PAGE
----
McCaffrey, however, cautioned that the whole story may not be out yet. “What they say may be well and good, but we come across situations where it leads us to believe they’re still members of the gangs,” McCaffrey said. Monikers, tattoos, self-admissions, and gang-related arrests are all criteria for making the list, said Senior Deputy DA Hilary Dozer. “Sometimes they also have convictions, but that’s not the only part of the analysis,” he explained.
Another three people — in addition to the five The Independent met with — have been featured in videos posted on YouTube by Youth Cinemedia, a program that works with at-risk youth and teaches them about filming and producing. Bryan Carreno, a 21-year-old in one of the videos, is also a student at Santa Barbara City College. He has had two minor alcohol-related incidents on his adult record, and another where he and his brother got into a fight on Christmas morning. “Why me out of all people?” he asked in the video. “Never in my life have I been charged with a gang-related crime. What did I do to deserve this kind of punishment?”
Emmanuel Padron was also featured. He has no adult record. In the video, he said he works full-time and is off probation. “I haven’t even been active. I haven’t done anything, for like three or four years,” Padron said. Including Padron, there are three people with no adult criminal records. But he still shows up in the injunction filing, which states he’s made admissions of his gang membership and has been arrested for gang-related crimes.
Some of the more serious offenders in prison include people like Omar Ramos, who is serving a 20-year prison sentence after pleading in 2009 to an attempted-murder charge for a gang-related attack. Or Edgar Cordova, 25, who is in the midst of his second stint in prison, having previously served time for an involvement in a 2003 drive-by shooting. He is currently serving a three-year, eight-month sentence for burglary, along with an admitted prior strike.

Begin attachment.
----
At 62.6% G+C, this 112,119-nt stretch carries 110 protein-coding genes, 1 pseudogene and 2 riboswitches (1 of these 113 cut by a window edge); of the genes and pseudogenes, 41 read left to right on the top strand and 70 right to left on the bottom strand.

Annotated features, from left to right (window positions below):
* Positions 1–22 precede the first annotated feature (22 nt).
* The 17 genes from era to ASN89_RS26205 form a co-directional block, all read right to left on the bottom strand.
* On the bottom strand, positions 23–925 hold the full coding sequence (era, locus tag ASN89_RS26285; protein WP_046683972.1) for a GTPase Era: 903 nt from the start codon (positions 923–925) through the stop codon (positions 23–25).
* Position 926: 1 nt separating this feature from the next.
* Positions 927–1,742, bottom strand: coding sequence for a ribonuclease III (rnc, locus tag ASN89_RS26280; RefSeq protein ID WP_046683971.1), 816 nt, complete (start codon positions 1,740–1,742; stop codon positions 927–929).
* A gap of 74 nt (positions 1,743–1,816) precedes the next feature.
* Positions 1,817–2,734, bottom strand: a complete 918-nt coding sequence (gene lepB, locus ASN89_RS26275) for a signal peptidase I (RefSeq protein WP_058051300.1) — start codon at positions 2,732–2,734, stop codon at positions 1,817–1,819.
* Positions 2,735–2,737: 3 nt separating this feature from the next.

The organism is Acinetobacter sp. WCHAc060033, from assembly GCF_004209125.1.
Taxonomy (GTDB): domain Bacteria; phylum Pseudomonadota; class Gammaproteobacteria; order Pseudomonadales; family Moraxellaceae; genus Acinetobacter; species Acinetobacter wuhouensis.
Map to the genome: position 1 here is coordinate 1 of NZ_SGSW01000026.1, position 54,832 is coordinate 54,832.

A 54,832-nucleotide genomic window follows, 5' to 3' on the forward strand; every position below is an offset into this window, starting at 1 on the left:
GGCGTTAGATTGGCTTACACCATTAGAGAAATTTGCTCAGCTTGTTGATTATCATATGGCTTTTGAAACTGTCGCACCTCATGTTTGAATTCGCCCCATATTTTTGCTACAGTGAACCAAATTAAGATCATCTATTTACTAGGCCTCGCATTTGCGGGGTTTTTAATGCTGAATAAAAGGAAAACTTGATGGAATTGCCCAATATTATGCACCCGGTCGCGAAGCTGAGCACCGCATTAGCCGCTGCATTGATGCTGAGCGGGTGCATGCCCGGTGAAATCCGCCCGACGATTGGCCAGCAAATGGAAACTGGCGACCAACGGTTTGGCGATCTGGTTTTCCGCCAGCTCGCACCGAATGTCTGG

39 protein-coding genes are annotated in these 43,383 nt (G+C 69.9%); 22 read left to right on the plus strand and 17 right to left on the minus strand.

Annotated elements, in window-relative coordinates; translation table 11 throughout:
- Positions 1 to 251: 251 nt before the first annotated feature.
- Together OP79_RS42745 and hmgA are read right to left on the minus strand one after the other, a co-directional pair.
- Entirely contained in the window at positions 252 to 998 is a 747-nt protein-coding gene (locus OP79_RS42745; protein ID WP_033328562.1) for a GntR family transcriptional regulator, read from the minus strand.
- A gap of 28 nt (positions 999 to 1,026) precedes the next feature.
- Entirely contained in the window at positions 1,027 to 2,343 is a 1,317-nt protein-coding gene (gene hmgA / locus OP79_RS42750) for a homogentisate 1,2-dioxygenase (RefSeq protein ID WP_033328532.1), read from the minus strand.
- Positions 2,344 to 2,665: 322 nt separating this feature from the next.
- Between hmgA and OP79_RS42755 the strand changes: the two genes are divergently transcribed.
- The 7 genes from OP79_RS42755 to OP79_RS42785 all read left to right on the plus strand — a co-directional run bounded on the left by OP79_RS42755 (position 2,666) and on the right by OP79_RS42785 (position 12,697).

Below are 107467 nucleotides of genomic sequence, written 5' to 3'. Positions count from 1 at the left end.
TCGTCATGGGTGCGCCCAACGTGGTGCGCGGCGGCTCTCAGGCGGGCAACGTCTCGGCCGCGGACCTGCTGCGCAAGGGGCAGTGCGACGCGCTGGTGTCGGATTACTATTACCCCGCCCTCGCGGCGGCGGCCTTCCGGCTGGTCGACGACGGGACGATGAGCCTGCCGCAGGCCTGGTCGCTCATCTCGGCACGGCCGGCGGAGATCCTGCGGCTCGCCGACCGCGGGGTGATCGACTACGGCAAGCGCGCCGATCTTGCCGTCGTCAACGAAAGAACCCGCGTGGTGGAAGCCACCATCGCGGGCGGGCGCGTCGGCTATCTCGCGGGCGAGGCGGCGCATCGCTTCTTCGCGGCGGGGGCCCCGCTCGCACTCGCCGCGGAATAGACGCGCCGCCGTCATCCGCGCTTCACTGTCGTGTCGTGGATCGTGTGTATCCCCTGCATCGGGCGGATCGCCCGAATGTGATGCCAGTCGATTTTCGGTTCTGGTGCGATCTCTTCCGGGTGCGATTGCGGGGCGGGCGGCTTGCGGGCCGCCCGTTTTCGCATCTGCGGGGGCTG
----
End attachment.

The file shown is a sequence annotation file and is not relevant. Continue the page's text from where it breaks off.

Christian Botello, 30, is in the middle of a four-year state prison term after being sentenced in 2008 for domestic violence along with probation violations, including burglary. Stacy Ibarra, 22, is currently serving a seven-year, eight-month prison sentence after pleading guilty to second-degree robbery and dissuading a witness. Another, Pedro Garcia, is still serving a federal prison sentence related to Operation Gator Roll.
Roy Sarabia, 20, threatened the father of a friend when he confronted Sarabia and Daniel Flores about jumping his son into a gang. Sarabia, according to police, told the man his family was not safe and he was going to stab him. Sarabia was eventually sentenced in 2009 to four years in state prison and forced to register as a gang member. At sentencing, the judge commented that almost every month in 2004, 2005, and 2007, he had been in trouble for one reason or another.
Another eight are in County Jail, either awaiting sentencing or trial, some on very serious charges. Ruben Mize, 19, is perhaps the most notorious of the bunch and on his way to prison, awaiting sentencing on murder and two attempted-murder convictions. His total exposure is upward of 60 years. Three others in jail — Michael Cardenas, Miguel Parra, and Jonathon Alonzo — are facing murder charges with gang enhancements. Cardenas, along with Augustin Cruz, 20, is facing charges of robbery and two counts of assault by means of force likely to produce great bodily injuries, with gang enhancements, for a 2009 attack.
Marcos Ramos is in jail awaiting trial on charges of drug possession and possession of a handgun by a convicted felon, and Michael Rodriguez, 30, is facing a charge of battery with serious bodily injury. He has previously been convicted of four different felonies, three of them drug related.
While not everyone on the list has been served, more than half have, and 30-day responses are close to their due date. Many of these people, however, have no money for civil attorneys. The Public Defender’s office is still looking into what involvement it may take, as time ticks down to a July hearing in front of Judge James Brown.